Holly Gordon Clark is a seventeen year old poet and works as a librarian and bookshop worker. Her work and writings have been published in Fireside Fiction, Cat Among the Pigeons and have been prized by St John’s Oxford.
Fantastic Mail and Where to Find It by Nemma Wollenfang
Whoever you are, congratulations! You have successfully intercepted my royal letter. And that is quite a feat.
Poems by Eleanor Brown
Eleanor loved writing poetry as a child and now enjoys writing poems for others to enjoy. She is a doctor by day, working to help children with developmental difficulties. Eleanor has had poems published by The Dirigible Balloon and Tyger Tyger Magazine.
The Death Strike by Arden Jones
A feast of a breakfast lay before my eyes. Scrambled eggs; not too rubbery but not too wet, streaky bacon, pancakes covered in sticky maple syrup, warm croissants, cereal, fruit, yoghurt. You name it; it’s there.
Caredig by Katie Bennett-Davies
It’s Samhain. An important time of celebrations for the village, marking the harvest’s end and arrival of darker months. The village buzzed with bonfire and feast preparations. Everyone was excited. Everyone except Gwenni.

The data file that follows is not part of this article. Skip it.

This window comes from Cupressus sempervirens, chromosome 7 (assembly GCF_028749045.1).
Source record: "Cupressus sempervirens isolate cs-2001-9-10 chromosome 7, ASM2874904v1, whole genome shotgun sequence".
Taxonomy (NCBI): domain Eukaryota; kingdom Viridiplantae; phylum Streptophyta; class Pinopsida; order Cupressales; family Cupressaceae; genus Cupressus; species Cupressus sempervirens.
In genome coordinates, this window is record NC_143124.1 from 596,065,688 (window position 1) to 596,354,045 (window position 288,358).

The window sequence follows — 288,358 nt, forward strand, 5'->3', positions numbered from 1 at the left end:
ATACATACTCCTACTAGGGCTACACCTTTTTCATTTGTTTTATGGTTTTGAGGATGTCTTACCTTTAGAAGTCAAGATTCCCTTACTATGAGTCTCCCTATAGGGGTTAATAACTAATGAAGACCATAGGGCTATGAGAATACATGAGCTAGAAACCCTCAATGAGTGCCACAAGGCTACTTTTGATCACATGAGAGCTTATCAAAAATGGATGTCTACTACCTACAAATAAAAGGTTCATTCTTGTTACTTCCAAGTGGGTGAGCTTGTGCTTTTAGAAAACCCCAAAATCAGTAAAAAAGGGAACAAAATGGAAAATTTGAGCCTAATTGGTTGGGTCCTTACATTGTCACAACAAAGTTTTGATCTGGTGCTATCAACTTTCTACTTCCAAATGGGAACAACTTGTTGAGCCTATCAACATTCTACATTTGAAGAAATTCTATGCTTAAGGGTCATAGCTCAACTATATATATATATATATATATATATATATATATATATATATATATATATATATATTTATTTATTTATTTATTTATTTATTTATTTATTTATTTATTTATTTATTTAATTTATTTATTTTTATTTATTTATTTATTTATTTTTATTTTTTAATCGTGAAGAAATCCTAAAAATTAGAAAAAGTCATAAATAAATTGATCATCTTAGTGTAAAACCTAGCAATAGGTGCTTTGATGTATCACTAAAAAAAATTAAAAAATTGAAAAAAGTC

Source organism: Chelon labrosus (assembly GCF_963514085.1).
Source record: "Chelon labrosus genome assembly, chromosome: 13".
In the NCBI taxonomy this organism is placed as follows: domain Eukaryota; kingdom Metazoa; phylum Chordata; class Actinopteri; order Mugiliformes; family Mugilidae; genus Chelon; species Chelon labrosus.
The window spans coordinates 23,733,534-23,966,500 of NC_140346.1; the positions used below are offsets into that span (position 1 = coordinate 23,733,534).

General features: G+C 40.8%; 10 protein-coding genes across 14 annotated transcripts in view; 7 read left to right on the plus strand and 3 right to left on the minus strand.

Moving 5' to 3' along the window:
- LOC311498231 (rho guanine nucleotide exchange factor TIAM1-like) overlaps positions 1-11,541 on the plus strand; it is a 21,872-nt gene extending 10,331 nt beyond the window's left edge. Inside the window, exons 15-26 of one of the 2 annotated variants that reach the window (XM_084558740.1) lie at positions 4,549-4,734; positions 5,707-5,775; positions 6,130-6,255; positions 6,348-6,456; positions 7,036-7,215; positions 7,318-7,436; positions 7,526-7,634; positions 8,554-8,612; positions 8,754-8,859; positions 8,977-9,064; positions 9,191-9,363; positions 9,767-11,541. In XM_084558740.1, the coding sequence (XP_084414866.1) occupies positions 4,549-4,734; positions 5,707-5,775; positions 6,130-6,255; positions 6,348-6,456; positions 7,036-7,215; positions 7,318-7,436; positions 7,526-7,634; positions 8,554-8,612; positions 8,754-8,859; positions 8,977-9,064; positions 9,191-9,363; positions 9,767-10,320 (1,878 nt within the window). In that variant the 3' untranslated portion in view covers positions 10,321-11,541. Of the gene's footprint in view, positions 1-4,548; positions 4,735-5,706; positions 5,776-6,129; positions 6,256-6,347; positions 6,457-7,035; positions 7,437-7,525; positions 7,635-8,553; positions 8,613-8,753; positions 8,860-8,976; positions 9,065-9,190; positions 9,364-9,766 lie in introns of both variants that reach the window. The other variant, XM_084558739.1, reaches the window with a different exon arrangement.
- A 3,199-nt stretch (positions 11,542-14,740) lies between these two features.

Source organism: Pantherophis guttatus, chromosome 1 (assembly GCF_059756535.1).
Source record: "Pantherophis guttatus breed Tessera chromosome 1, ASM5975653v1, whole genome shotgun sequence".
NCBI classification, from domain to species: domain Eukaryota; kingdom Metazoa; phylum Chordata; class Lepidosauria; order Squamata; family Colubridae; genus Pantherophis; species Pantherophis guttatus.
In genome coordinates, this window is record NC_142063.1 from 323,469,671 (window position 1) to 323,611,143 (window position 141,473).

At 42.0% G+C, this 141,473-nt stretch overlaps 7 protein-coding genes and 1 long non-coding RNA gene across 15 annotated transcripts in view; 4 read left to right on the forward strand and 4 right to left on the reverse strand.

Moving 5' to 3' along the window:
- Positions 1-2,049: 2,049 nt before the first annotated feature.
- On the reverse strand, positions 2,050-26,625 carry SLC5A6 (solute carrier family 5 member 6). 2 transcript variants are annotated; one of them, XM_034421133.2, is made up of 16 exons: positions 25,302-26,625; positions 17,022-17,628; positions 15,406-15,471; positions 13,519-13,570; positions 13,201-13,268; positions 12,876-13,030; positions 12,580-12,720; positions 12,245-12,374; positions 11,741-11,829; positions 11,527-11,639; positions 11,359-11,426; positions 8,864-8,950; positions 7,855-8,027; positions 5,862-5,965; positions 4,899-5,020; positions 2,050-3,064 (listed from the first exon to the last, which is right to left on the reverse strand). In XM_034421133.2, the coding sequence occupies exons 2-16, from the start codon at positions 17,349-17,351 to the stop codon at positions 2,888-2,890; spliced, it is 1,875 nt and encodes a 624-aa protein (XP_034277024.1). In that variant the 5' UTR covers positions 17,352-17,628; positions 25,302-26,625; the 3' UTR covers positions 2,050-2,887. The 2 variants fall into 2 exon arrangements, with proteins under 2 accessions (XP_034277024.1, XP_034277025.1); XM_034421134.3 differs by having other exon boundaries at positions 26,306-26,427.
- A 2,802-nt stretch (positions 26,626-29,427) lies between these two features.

Poems by Catherine Olver
Catherine Olver is a writer and researcher with a PhD in children’s literature from the University of Cambridge. She has special interests in LGBTQ+ poetry and in how literature can help humans participate in their environments (whether urban or rural) with sensitivity and joy.
Poems by Jacqueline Shirtliff
Jacqueline is a primary school teacher and an emerging writer from the Isle of Man. She has had poems published in The Caterpillar, Tyger Tyger and The Dirigible Balloon.
Lost and Found by Amanda Thomas
Tom pulled out a screwdriver, weathered from a lifetime of use, and waved it in my face. With one foot on the dustbin and one flat against the wall he hauled himself onto the windowsill and slipped the screwdriver into a small notch in the frame.
Greenbooth Boggart by Karen F. Pierce
It wasn’t fair, he hadn’t done anything! Joe stomped up the stairs to his bedroom. Sent to his room “without dinner or devices” as his mum had said. Which was a laugh as he didn’t have any ‘devices’ and a stale cheese barm barely counted as dinner.
Poems by Kate Williams
Kate Williams is a children’s poet, with numerous contributions to anthologies by UK publishers such as Macmillan, Oxford University Press, Bloomsbury and Hodder.
Future Perfect by Katie Kent
I discovered I could travel back in time at about the same time that I realised I was into girls. Finding myself back at the start of the gym class I’d just struggled through proved the former; my all-consuming crush on my best friend.
Poems by Rhiannon Oliver
Rhiannon Oliver is an actress and poet from Cardiff. As an actress, she has worked with companies such as BBC, Sky 1, The National Theatre, Shakespeare’s Globe, National Theatre of Wales and Manchester Royal Exchange, as well as off Broadway and on UK and International tours.
The Lantern Man by SF Layzell
Bram hissed as they checked the last of the traps. Empty.